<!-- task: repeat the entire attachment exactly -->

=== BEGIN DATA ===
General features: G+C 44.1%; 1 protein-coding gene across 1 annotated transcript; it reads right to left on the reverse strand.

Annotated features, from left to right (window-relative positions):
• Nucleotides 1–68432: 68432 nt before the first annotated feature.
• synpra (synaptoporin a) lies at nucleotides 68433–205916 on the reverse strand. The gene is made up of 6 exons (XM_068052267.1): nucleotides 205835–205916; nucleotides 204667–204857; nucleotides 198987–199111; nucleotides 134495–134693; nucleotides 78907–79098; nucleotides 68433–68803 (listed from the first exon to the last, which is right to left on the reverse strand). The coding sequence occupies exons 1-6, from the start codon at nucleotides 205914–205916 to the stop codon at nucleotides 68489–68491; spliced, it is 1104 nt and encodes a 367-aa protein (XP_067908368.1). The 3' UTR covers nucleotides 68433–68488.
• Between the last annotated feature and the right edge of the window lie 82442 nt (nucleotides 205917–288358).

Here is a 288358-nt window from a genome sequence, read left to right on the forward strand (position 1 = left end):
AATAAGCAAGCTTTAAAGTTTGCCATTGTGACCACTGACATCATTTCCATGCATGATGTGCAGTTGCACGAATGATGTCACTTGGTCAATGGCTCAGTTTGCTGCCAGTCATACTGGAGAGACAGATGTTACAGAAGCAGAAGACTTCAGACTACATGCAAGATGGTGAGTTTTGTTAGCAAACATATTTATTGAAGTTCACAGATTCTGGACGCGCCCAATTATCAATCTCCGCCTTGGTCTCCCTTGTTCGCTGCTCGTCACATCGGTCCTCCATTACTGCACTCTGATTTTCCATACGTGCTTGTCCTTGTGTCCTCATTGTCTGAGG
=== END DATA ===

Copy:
General features: G+C 44.1%; 1 protein-coding gene across 1 annotated transcript; it reads right to left on the reverse strand.

Annotated features, from left to right (window-relative positions):
• Nucleotides 1–68432: 68432 nt before the first annotated feature.
• synpra (synaptoporin a) lies at nucleotides 68433–205916 on the reverse strand. The gene is made up of 6 exons (XM_068052267.1): nucleotides 205835–205916; nucleotides 204667–204857; nucleotides 198987–199111; nucleotides 134495–134693; nucleotides 78907–79098; nucleotides 68433–68803 (listed from the first exon to the last, which is right to left on the reverse strand). The coding sequence occupies exons 1-6, from the start codon at nucleotides 205914–205916 to the stop codon at nucleotides 68489–68491; spliced, it is 1104 nt and encodes a 367-aa protein (XP_067908368.1). The 3' UTR covers nucleotides 68433–68488.
• Between the last annotated feature and the right edge of the window lie 82442 nt (nucleotides 205917–288358).

Here is a 288358-nt window from a genome sequence, read left to right on the forward strand (position 1 = left end):
AATAAGCAAGCTTTAAAGTTTGCCATTGTGACCACTGACATCATTTCCATGCATGATGTGCAGTTGCACGAATGATGTCACTTGGTCAATGGCTCAGTTTGCTGCCAGTCATACTGGAGAGACAGATGTTACAGAAGCAGAAGACTTCAGACTACATGCAAGATGGTGAGTTTTGTTAGCAAACATATTTATTGAAGTTCACAGATTCTGGACGCGCCCAATTATCAATCTCCGCCTTGGTCTCCCTTGTTCGCTGCTCGTCACATCGGTCCTCCATTACTGCACTCTGATTTTCCATACGTGCTTGTCCTTGTGTCCTCATTGTCTGAGG